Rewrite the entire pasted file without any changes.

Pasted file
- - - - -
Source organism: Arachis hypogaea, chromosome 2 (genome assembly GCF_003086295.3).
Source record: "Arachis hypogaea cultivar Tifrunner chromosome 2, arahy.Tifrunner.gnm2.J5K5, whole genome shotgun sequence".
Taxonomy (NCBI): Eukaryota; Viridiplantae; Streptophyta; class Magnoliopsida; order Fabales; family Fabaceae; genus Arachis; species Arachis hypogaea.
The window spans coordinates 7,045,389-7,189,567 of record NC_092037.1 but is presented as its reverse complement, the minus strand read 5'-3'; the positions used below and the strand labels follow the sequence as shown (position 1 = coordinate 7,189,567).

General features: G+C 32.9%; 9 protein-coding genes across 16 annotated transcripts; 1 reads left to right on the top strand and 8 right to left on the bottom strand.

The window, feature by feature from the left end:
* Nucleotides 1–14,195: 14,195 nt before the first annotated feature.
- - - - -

Source organism: Arachis hypogaea, chromosome 2 (genome assembly GCF_003086295.3).
Source record: "Arachis hypogaea cultivar Tifrunner chromosome 2, arahy.Tifrunner.gnm2.J5K5, whole genome shotgun sequence".
Taxonomy (NCBI): Eukaryota; Viridiplantae; Streptophyta; class Magnoliopsida; order Fabales; family Fabaceae; genus Arachis; species Arachis hypogaea.
The window spans coordinates 7,045,389-7,189,567 of record NC_092037.1 but is presented as its reverse complement, the minus strand read 5'-3'; the positions used below and the strand labels follow the sequence as shown (position 1 = coordinate 7,189,567).

General features: G+C 32.9%; 9 protein-coding genes across 16 annotated transcripts; 1 reads left to right on the top strand and 8 right to left on the bottom strand.

The window, feature by feature from the left end:
* Nucleotides 1–14,195: 14,195 nt before the first annotated feature.